New Biggest Human Rights Damages Case in Alberta

By: Joel Fairbrother

Published: 19 March 2024

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Oliva, Pascoe, and Strong v Gursoy, 2024 AHRC 45 (K Scott) is a shocking human rights decision involving three complainants who were found to have been sexually harassed and retaliated against for filing human rights complaints, among other things.

This case is very important in Alberta because:

  1. It contains the highest award of general damages for pain and suffering in Alberta history;
  2. It is actually three (3) complainants and more than three complaints in one; and,
  3. It provides guidance on the “continuing contravention” exception to the ordinary 1 year human rights limitation
  4. It provides guidance on establishing a “retaliation” claim in Alberta


The following were the facts summarized by the AHRT:

  • There were three complainants:
    • Oliva
    • Pascoe
    • Strong
  • The respondent was Mr. Gursoy, the director and sole shareholder of TJ Construction Management Ltd. An earlier decision had found that the complaint was allowed to proceed directly against him because he was the transgressor and TJ Construction Management Ltd. was insolvent / bankrupt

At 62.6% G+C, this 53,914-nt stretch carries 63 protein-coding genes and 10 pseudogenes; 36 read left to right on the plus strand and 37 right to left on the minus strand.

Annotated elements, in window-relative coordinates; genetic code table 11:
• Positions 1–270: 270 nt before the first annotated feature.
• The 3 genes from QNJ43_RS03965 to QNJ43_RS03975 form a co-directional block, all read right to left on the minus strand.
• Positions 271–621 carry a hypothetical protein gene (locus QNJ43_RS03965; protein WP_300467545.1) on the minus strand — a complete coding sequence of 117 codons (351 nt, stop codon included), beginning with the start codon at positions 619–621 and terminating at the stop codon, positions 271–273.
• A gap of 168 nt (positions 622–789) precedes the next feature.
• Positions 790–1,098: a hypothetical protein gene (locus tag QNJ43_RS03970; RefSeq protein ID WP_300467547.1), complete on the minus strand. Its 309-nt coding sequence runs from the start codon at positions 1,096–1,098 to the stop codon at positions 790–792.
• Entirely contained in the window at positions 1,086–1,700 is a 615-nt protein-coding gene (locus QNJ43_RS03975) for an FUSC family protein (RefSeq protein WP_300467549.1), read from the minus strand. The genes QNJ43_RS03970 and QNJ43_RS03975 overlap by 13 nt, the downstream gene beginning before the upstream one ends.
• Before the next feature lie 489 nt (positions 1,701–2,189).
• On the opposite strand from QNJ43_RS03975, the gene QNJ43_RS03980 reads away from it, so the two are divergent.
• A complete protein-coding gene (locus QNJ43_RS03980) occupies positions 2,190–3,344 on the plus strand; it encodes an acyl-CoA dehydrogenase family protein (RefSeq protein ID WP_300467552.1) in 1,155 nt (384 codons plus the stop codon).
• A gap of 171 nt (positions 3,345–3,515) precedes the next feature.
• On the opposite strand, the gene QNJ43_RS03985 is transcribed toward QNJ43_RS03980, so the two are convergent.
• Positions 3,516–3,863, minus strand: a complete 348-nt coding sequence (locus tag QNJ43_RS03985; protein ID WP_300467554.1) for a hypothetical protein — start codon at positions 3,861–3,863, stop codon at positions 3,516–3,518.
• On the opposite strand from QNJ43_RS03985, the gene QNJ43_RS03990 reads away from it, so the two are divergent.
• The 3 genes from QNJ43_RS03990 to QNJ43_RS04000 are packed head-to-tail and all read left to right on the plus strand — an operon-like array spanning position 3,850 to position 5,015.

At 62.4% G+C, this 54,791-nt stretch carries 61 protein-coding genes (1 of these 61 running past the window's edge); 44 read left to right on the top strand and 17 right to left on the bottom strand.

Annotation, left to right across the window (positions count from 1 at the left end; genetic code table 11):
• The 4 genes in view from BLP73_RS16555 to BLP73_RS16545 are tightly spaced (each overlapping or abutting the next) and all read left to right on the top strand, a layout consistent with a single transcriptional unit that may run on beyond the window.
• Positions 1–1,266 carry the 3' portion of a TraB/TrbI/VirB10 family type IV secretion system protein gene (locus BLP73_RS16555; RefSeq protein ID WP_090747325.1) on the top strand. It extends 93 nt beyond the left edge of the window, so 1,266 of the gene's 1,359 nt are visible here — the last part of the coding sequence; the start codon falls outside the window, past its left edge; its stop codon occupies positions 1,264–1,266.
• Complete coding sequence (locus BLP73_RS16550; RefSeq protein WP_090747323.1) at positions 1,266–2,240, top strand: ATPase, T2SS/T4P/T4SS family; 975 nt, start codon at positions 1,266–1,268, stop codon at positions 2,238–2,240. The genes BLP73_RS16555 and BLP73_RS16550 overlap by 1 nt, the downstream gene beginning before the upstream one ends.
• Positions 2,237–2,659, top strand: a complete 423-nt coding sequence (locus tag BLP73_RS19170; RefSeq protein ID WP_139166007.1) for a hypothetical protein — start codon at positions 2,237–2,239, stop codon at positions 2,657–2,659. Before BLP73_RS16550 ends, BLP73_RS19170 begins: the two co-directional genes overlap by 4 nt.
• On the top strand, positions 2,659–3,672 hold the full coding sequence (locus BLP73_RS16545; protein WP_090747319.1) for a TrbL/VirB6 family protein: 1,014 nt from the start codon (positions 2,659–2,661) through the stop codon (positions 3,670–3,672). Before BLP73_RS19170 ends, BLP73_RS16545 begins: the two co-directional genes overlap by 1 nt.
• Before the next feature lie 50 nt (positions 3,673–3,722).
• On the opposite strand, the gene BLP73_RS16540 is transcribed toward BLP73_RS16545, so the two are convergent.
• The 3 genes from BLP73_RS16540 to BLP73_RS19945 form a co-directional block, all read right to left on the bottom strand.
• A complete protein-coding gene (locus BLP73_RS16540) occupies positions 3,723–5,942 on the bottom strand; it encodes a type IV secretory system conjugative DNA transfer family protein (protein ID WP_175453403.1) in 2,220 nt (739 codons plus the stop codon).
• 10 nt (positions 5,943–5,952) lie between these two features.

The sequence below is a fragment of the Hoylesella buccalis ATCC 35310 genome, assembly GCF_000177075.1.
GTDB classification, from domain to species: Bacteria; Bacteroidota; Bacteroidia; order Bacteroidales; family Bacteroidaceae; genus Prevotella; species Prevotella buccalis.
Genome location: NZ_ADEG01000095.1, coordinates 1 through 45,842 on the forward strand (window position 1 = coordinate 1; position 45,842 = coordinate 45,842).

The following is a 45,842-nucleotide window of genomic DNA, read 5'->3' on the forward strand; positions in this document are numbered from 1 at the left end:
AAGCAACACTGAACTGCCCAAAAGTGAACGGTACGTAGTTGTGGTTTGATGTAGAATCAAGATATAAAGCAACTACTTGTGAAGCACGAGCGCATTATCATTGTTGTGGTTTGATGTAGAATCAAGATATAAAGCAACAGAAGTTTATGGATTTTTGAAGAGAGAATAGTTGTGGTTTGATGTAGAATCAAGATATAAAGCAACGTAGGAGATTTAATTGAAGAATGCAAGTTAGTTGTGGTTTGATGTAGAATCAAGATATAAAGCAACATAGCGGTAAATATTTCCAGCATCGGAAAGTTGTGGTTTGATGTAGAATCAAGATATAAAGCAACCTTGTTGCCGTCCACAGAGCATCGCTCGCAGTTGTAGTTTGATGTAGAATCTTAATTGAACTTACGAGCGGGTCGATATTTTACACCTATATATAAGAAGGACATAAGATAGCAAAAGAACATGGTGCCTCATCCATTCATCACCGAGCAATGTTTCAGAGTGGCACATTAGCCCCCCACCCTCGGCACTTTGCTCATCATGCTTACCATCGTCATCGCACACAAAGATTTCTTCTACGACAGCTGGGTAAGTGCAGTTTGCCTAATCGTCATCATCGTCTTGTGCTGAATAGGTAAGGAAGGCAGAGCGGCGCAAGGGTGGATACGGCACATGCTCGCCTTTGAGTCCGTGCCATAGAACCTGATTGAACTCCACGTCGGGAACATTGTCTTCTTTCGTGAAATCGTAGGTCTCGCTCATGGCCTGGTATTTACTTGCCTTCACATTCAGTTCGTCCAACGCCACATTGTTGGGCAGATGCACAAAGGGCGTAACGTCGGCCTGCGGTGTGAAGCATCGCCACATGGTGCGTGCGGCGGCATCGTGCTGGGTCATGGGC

• The complainants all alleged that Mr. Gursoy subjected them to gender based discrimination (sexual harassment) which resulted in the termination of their employment contrary to Section 7 of the AHRA
  • Two of the complainants also alleged that Mr. Gursoy had violated Section 10 of the AHRA when he sued them with a Statement of Claim, allegedly in retaliation for their filing their first human rights complaints against him
  • Oliva worked for TJ Construction for a total of about a year, moving up from a marketing position to the General Manager, when she resigned, allegedly due to poor treatment and discrimination. The relevant facts found by the AHRT respecting Oliva were as follows: